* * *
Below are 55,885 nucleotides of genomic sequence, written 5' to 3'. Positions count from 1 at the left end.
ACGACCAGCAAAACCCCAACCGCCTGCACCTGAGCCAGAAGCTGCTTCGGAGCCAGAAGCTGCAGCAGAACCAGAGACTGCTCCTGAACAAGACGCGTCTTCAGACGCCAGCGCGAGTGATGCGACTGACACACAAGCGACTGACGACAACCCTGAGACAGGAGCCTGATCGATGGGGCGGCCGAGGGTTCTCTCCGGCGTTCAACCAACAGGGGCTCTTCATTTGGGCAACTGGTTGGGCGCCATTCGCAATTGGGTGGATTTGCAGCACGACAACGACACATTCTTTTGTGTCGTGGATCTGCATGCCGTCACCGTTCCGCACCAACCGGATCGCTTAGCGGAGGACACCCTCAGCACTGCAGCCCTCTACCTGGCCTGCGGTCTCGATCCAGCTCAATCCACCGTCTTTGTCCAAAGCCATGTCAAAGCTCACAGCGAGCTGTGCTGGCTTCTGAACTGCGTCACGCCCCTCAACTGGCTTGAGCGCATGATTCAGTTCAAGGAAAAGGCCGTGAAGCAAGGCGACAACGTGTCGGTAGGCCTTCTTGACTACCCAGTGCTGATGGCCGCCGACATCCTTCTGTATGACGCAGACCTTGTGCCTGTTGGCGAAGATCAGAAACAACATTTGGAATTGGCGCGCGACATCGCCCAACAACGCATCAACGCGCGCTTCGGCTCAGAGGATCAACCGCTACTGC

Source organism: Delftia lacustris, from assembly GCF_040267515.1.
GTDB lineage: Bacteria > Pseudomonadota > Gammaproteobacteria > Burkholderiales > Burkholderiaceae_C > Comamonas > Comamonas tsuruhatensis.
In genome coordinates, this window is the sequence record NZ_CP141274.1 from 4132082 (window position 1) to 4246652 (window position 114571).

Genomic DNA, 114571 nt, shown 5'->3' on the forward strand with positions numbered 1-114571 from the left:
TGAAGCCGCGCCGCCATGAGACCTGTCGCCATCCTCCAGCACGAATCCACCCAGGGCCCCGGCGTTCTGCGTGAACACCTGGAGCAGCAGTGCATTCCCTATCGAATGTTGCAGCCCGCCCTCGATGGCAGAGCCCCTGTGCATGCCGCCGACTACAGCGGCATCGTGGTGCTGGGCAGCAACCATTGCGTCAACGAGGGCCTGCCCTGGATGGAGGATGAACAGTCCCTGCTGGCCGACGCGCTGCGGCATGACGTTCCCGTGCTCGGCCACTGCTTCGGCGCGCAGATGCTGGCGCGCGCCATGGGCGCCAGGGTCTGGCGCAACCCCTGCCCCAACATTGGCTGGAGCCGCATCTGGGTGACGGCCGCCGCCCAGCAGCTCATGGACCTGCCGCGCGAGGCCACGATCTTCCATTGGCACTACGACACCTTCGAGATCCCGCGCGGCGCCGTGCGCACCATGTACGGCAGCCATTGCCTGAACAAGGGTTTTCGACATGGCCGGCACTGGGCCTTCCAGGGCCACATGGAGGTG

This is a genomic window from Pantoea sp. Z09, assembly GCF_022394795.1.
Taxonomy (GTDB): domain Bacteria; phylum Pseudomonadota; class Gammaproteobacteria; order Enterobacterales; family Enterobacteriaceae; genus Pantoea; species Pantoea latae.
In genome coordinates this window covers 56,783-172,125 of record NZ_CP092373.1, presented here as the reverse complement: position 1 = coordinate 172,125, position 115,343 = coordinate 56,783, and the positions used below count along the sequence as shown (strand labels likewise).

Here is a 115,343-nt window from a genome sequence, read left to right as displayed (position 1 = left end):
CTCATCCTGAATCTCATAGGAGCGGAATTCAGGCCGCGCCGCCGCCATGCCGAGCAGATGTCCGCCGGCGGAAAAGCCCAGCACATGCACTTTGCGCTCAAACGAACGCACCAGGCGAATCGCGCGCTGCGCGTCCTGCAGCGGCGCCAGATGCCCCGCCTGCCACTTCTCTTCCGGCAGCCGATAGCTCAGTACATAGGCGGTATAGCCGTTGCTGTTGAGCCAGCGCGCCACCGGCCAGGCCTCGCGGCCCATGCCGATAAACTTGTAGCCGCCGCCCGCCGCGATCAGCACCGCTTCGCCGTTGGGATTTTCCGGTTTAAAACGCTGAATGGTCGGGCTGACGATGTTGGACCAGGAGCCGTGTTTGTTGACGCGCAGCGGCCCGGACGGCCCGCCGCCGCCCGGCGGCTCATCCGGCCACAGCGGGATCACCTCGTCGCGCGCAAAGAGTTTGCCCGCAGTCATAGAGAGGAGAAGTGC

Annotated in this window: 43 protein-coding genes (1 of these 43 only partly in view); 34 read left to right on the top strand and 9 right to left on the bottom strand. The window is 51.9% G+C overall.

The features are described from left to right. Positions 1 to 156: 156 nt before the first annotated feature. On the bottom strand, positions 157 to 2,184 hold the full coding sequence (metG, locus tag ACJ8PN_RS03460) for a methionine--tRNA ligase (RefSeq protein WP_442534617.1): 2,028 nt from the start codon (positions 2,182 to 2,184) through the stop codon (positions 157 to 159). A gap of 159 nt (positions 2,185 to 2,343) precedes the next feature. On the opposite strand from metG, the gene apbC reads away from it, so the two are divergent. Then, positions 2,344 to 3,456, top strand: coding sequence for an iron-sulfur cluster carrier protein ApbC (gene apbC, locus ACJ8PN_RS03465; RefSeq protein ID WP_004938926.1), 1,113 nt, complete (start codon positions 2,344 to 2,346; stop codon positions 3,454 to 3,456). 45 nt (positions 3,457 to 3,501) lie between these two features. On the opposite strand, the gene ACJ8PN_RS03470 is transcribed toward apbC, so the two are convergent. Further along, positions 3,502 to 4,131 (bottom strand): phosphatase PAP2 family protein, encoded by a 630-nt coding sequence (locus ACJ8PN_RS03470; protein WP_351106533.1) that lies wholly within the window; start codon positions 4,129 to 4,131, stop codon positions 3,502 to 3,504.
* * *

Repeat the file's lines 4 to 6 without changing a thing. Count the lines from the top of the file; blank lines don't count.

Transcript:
GTDB lineage: Bacteria > Pseudomonadota > Gammaproteobacteria > Burkholderiales > Burkholderiaceae_C > Comamonas > Comamonas tsuruhatensis.
In genome coordinates, this window is the sequence record NZ_CP141274.1 from 4132082 (window position 1) to 4246652 (window position 114571).

Genomic DNA, 114571 nt, shown 5'->3' on the forward strand with positions numbered 1-114571 from the left: